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Japan to release treated Fukushima water into ocean, Kyodo says

Bloomberg October 17 | Updated on October 16, 2020 Published on October 16, 2020

The release may not occur for another two years; could take decades to complete; discharges a common practice in the industry

Japan is planning to release millions of gallons of treated radioactive water from its wrecked Fukushima Dai-Ichi nuclear power plant into the Pacific Ocean, Kyodo News reported, citing unidentified people close to the matter.

The government has agreed on this plan and an official decision by the cabinet is expected as soon as this month, according to the news agency. The verdict ends years of debate over how to dispose of roughly one million cubic meters of the water, enough to fill 400 Olympic-sized swimming pools, that leaked into the power stations that suffered core meltdowns after an earthquake and tsunami in 2011.

The release likely won’t occur for another two years and could take decades to complete, Kyodo said. Storage tanks for the water at the site are forecast to be full by mid-2022.

Also read: Fukushima to become solar, wind hub using farmland tainted by radiation

Megumi Furukawa, spokeswoman at the prime minister’s office, said she wasn’t able to comment. “A decision on how to dispose of the water hasn’t yet been made,” said Shuji Okuda, the director at the nuclear accident response office of the Ministry of Economy, Trade and Industry.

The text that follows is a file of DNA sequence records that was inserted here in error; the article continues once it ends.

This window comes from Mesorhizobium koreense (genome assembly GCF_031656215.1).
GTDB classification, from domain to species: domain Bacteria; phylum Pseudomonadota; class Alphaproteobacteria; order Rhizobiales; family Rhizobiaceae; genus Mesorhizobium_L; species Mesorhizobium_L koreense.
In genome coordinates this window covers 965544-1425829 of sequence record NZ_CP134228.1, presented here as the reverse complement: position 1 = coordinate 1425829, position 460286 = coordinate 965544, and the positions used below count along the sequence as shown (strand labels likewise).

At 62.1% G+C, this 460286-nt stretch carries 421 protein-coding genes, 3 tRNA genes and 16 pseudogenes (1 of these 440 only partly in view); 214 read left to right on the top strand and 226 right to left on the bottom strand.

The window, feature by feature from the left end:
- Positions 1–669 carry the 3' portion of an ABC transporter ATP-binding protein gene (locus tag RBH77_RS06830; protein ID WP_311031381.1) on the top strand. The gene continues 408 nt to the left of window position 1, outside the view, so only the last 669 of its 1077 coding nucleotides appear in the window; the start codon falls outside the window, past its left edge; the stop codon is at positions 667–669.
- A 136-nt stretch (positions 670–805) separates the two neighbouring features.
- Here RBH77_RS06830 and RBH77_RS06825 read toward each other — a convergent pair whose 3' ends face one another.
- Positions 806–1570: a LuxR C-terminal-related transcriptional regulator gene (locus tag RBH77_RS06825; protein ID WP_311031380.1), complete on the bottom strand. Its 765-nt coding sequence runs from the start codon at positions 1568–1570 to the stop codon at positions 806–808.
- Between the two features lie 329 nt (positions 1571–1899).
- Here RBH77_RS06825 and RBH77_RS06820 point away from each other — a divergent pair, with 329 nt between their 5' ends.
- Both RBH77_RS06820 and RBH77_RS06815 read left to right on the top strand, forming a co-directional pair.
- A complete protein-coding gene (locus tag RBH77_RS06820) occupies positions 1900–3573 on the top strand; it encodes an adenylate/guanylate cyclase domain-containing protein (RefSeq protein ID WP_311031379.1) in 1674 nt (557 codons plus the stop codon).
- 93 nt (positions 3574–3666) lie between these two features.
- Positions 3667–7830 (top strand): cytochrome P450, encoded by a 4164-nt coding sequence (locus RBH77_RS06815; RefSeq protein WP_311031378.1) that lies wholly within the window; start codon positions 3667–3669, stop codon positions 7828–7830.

Dumping the water into the ocean threatens to hurt Japan’s relationship with South Korea, and comes despite opposition from environmental groups and the local fishing industry, which is still struggling to recover from the disaster. Discharges are a common practice in the industry and would likely meet global guidelines.

A METI panel recommended in February that the water should be released into the ocean or evaporated. Any water that is released into the environment will be re-purified and diluted to meet standards and the discharges would take place over decades, the ministry has said.

Also read: Nuclear fuel removed from crippled Japan plant

While Tepco, or Tokyo Electric Power Company Holdings Inc., cycles in water to keep fuel and debris cool, about 180 cubic meters of contaminated water is pumped out of the reactor daily due to a steady flow of groundwater into the wrecked building. The tainted water is pumped out and run through a purification system called the Advanced Liquid Processing System, or ALPS, then stored in one of more than 1,000 tanks at the site.

The effort is part of the power utility’s $200-billion effort to clean up the worst atomic accident since Chernobyl.

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Published on October 16, 2020
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